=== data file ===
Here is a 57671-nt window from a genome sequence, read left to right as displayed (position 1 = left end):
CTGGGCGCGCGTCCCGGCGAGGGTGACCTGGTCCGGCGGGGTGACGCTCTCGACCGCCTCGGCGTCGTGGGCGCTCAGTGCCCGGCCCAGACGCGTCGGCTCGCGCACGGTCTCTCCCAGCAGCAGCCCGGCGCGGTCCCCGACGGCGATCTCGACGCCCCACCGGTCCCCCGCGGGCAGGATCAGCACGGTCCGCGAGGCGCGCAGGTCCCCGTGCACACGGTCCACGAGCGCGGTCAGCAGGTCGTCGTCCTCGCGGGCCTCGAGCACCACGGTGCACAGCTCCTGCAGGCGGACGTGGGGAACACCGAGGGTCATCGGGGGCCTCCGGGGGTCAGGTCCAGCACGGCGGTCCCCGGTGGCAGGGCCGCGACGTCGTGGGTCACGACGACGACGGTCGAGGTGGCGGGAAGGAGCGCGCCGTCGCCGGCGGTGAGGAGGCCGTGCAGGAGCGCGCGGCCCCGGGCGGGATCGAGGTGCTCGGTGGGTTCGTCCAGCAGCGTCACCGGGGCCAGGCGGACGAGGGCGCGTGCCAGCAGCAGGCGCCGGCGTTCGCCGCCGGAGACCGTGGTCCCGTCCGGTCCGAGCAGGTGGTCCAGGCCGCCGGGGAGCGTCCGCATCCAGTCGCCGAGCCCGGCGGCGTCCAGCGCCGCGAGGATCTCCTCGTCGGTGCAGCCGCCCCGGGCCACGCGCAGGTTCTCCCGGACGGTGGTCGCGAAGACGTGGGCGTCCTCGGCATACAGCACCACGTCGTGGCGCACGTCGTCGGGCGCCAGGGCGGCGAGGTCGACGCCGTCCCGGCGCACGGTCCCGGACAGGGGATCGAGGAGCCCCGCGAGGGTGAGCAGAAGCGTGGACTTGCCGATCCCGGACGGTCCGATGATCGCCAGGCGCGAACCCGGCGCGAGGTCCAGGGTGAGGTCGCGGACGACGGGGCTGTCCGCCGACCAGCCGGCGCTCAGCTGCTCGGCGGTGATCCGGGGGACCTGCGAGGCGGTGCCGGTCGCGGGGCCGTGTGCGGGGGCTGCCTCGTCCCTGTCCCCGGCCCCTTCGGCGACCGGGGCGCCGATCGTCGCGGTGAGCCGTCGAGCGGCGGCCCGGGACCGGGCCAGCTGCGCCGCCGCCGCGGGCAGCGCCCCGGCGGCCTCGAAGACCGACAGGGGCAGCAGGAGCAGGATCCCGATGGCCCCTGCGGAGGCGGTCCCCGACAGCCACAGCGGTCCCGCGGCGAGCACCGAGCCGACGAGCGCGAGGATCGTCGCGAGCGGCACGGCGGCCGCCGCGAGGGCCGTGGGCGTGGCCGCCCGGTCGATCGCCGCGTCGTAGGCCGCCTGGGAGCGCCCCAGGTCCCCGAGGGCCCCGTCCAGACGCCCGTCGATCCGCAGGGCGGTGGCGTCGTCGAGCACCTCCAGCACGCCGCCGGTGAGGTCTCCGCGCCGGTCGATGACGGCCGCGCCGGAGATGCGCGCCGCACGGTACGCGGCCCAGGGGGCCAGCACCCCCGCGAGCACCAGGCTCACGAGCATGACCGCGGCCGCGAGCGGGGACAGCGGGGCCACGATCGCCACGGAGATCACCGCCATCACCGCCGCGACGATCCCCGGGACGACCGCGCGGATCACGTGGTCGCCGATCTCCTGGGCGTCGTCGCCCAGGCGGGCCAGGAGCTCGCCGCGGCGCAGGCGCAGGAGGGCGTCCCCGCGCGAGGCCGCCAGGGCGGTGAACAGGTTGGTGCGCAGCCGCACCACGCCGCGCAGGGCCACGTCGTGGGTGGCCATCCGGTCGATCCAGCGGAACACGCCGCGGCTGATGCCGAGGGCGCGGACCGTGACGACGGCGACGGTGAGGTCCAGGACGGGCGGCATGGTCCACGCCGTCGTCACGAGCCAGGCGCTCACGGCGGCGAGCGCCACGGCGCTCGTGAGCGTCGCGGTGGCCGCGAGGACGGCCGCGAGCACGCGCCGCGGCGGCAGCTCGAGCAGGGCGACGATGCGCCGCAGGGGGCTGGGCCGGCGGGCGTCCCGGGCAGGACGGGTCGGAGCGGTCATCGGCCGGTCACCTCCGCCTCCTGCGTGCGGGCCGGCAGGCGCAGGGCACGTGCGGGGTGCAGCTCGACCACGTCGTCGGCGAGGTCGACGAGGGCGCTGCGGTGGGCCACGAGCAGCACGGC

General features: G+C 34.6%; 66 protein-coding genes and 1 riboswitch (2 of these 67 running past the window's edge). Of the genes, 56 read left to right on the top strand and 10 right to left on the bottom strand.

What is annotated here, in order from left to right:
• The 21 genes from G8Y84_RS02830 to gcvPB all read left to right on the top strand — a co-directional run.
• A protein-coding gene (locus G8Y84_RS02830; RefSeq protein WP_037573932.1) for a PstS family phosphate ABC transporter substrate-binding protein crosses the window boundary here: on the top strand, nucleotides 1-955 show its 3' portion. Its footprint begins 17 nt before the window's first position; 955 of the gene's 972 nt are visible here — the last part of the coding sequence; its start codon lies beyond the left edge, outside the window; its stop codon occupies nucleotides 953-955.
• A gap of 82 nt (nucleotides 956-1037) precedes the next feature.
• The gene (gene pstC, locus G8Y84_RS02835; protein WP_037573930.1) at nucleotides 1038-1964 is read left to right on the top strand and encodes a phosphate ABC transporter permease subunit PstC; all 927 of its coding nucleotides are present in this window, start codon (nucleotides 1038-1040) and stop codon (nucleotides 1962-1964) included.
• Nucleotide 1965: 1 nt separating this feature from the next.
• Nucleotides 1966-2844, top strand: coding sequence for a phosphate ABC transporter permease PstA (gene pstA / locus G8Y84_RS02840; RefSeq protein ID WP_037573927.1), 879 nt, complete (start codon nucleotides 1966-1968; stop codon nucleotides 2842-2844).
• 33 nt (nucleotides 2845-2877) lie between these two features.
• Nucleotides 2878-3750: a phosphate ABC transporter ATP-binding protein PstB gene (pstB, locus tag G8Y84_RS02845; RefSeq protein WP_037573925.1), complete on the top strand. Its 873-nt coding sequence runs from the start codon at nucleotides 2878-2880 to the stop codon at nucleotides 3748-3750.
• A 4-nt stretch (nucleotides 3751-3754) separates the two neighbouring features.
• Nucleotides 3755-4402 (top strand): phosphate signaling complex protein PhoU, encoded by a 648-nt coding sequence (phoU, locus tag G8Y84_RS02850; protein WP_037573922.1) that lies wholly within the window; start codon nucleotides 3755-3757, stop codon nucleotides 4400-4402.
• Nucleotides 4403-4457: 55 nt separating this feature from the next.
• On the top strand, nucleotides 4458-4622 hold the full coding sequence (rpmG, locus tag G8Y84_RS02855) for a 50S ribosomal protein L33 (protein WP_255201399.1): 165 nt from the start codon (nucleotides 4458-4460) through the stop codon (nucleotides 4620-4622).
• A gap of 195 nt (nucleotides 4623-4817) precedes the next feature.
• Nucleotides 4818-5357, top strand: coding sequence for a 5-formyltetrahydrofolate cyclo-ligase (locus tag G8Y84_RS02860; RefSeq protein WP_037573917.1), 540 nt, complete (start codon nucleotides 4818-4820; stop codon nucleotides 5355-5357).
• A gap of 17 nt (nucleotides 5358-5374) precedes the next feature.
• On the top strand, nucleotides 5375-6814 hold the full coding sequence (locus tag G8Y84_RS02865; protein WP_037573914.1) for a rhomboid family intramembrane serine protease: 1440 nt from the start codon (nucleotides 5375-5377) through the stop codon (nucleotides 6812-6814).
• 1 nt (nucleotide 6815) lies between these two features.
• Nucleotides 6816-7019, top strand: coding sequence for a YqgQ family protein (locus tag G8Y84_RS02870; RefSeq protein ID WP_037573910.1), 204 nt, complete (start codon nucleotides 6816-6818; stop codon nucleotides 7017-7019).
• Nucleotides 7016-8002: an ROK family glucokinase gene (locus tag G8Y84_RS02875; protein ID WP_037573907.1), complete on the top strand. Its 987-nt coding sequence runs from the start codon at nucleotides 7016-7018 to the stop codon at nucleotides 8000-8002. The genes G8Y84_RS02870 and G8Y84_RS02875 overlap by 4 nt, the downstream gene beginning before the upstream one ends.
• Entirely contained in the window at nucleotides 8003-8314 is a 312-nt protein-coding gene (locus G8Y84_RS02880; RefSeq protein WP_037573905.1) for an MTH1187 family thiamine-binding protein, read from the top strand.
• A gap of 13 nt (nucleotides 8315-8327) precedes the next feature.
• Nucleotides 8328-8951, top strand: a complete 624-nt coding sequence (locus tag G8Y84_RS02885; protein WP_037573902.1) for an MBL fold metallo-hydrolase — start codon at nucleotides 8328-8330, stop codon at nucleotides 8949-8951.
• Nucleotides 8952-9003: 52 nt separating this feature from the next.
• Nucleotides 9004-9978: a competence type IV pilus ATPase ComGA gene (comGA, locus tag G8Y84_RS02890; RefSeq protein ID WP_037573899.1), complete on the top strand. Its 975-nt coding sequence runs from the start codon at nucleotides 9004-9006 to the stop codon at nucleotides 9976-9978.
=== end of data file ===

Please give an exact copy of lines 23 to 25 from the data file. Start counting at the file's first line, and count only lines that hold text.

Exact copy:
• Nucleotides 7016-8002: an ROK family glucokinase gene (locus tag G8Y84_RS02875; protein ID WP_037573907.1), complete on the top strand. Its 987-nt coding sequence runs from the start codon at nucleotides 7016-7018 to the stop codon at nucleotides 8000-8002. The genes G8Y84_RS02870 and G8Y84_RS02875 overlap by 4 nt, the downstream gene beginning before the upstream one ends.
• Entirely contained in the window at nucleotides 8003-8314 is a 312-nt protein-coding gene (locus G8Y84_RS02880; RefSeq protein WP_037573905.1) for an MTH1187 family thiamine-binding protein, read from the top strand.
• A gap of 13 nt (nucleotides 8315-8327) precedes the next feature.